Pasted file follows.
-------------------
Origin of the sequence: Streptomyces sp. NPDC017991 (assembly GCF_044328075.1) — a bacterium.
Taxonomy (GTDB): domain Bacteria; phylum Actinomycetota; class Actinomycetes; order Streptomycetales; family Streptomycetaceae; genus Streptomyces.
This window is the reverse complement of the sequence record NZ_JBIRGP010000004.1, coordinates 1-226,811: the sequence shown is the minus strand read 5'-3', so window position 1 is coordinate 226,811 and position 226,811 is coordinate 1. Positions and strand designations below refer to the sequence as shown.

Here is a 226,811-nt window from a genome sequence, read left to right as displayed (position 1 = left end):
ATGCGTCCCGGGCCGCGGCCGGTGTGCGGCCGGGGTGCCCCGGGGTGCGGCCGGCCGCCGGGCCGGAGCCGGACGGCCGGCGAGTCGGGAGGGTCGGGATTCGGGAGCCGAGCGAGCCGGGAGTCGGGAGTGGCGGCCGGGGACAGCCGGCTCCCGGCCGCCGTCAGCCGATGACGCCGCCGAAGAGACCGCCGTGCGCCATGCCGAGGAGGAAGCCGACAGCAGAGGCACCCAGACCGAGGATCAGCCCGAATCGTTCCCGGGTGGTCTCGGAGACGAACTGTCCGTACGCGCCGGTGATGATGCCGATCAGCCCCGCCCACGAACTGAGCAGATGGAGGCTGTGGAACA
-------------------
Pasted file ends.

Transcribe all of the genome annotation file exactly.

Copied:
Origin of the sequence: Streptomyces sp. NPDC017991 (assembly GCF_044328075.1) — a bacterium.
Taxonomy (GTDB): domain Bacteria; phylum Actinomycetota; class Actinomycetes; order Streptomycetales; family Streptomycetaceae; genus Streptomyces.
This window is the reverse complement of the sequence record NZ_JBIRGP010000004.1, coordinates 1-226,811: the sequence shown is the minus strand read 5'-3', so window position 1 is coordinate 226,811 and position 226,811 is coordinate 1. Positions and strand designations below refer to the sequence as shown.

Here is a 226,811-nt window from a genome sequence, read left to right as displayed (position 1 = left end):
ATGCGTCCCGGGCCGCGGCCGGTGTGCGGCCGGGGTGCCCCGGGGTGCGGCCGGCCGCCGGGCCGGAGCCGGACGGCCGGCGAGTCGGGAGGGTCGGGATTCGGGAGCCGAGCGAGCCGGGAGTCGGGAGTGGCGGCCGGGGACAGCCGGCTCCCGGCCGCCGTCAGCCGATGACGCCGCCGAAGAGACCGCCGTGCGCCATGCCGAGGAGGAAGCCGACAGCAGAGGCACCCAGACCGAGGATCAGCCCGAATCGTTCCCGGGTGGTCTCGGAGACGAACTGTCCGTACGCGCCGGTGATGATGCCGATCAGCCCCGCCCACGAACTGAGCAGATGGAGGCTGTGGAACA